BotNet News

Your source for Online Security News


The traditional view of hacking is a lone rogue programmer in a basement, but it’s actually a multibillion-dollar industry. Hackers use sophisticated attack methods to go undetected by cybersecurity software and hardware, and their tools range from simple phishing emails to malicious malware.

Ethical hackers, also known as white hat hackers, are trained to find security vulnerabilities and fix them so they can’t be used by bad actors. They usually work for companies as security consultants or employees, and follow a strict code of conduct that includes getting permission before hacking, never doing more damage than necessary, and keeping their findings confidential.

Malicious hackers (also called black hat hackers) use hacking for personal gain or profit. They may sell stolen data, blackmail victims for ransom, or create denial-of-service attacks to cripple websites. Some may even use their skills to gain revenge on an employer or former coworker.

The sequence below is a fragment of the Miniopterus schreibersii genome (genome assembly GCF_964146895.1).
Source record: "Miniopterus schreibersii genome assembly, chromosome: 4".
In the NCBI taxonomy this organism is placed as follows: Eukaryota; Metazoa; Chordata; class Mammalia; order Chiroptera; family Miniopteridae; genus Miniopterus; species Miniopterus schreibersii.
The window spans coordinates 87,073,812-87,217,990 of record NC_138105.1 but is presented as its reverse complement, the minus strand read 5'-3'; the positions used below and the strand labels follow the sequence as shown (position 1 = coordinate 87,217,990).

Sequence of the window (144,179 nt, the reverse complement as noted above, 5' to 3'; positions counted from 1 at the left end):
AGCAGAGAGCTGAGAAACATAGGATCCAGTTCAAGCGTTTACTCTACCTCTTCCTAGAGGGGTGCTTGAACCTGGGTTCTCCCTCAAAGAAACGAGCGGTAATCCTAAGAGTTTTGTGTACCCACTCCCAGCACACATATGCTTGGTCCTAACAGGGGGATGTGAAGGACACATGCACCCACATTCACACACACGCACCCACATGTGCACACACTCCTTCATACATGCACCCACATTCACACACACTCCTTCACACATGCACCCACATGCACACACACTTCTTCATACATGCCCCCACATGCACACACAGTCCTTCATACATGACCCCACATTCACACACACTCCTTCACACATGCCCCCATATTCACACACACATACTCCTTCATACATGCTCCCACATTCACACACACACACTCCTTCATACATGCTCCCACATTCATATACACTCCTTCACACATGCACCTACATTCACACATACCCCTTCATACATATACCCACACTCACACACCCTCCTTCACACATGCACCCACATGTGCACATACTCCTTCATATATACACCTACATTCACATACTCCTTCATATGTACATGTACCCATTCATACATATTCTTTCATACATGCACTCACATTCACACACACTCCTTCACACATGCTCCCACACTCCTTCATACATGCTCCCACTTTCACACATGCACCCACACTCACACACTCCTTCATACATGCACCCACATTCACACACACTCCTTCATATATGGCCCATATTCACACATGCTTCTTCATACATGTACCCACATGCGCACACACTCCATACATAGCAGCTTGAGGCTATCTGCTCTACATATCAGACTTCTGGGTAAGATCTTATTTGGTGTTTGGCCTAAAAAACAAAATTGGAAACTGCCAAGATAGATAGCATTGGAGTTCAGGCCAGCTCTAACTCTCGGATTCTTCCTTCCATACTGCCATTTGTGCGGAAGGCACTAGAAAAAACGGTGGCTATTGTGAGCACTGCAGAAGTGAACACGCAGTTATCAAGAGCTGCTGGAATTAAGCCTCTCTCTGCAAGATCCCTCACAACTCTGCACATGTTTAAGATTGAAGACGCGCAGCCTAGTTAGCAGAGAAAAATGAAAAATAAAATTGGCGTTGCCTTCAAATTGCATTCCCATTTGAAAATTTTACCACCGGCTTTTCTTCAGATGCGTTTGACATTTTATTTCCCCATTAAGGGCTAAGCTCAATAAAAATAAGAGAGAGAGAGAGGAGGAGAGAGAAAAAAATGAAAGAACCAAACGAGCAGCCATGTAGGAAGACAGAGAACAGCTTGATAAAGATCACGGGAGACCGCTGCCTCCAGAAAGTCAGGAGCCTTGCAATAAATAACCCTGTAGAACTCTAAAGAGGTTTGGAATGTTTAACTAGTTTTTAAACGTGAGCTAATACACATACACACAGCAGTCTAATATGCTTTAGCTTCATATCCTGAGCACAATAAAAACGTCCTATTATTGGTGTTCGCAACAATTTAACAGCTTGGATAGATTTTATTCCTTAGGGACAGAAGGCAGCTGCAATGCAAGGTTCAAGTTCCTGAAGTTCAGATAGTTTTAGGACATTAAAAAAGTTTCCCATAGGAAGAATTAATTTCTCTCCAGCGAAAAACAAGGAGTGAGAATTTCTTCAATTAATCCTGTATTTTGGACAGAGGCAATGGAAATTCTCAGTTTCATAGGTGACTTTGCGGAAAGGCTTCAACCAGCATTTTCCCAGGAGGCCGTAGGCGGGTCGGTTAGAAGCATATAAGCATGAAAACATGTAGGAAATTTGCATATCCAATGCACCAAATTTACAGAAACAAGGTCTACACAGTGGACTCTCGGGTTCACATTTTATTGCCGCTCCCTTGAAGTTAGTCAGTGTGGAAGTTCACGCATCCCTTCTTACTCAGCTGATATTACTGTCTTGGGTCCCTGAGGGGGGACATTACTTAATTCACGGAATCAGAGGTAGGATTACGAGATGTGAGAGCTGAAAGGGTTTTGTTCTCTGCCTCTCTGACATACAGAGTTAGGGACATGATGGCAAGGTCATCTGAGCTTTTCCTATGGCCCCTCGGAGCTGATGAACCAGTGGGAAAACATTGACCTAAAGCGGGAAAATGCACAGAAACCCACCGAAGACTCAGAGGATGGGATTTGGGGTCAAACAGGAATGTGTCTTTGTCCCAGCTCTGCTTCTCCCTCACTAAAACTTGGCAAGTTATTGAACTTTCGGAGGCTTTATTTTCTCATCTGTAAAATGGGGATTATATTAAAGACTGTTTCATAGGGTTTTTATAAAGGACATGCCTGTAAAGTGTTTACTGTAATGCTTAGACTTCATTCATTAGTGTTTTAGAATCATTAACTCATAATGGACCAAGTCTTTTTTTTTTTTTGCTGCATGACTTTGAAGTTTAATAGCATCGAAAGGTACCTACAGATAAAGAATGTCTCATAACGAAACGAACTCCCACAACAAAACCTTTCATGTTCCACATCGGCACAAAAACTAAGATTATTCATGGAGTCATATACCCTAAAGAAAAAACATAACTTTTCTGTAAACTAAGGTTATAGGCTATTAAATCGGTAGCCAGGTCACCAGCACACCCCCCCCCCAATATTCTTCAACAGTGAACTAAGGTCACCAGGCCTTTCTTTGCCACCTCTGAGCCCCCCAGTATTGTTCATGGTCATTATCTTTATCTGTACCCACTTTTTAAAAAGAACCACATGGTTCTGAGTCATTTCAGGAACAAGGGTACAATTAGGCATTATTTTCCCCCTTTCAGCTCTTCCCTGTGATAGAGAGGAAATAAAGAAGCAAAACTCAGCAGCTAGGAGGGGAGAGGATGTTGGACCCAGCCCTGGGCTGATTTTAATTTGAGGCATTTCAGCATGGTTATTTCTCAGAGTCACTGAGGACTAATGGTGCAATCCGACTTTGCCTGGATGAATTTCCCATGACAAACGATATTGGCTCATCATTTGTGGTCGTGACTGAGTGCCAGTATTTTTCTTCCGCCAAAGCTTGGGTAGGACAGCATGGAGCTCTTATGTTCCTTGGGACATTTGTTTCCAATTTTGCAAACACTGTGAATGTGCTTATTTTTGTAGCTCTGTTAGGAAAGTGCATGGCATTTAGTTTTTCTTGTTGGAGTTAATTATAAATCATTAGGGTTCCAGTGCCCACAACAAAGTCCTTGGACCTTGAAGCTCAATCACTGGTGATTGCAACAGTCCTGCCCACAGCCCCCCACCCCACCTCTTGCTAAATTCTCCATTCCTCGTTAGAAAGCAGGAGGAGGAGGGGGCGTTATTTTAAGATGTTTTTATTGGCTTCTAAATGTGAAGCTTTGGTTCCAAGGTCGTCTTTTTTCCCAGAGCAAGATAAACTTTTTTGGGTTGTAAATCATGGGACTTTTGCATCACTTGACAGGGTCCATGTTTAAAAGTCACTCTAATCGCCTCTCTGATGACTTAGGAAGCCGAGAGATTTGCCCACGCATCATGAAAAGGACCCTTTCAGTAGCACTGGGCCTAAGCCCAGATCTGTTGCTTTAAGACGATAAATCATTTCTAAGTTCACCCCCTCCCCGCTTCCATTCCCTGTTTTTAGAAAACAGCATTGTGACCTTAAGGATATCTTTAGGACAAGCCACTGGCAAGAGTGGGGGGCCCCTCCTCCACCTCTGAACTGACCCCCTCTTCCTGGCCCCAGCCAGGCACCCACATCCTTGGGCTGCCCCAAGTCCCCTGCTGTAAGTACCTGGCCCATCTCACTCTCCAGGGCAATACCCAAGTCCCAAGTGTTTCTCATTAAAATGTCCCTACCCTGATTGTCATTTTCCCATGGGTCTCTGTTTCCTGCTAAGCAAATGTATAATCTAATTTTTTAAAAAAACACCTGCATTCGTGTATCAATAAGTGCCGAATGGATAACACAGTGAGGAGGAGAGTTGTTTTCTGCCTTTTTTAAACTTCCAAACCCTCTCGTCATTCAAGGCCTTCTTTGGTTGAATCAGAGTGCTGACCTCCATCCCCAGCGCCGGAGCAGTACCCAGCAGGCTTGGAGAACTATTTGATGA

There are many different ways to get into a system and start hacking, but the most common is to look for exploits in well-known programs like SQL injection. You can also search for open ports (e.g., port 22), services that are prone to exploitation, or popular exploits like fuzzing and password cracking.

Once you know the basics of hacking, you can explore your own systems and test your skills against other hackers in competitions like Capture the Flag. However, it’s important to first learn the fundamental cybersecurity skills that every hacker needs: Networking, Linux, and Windows.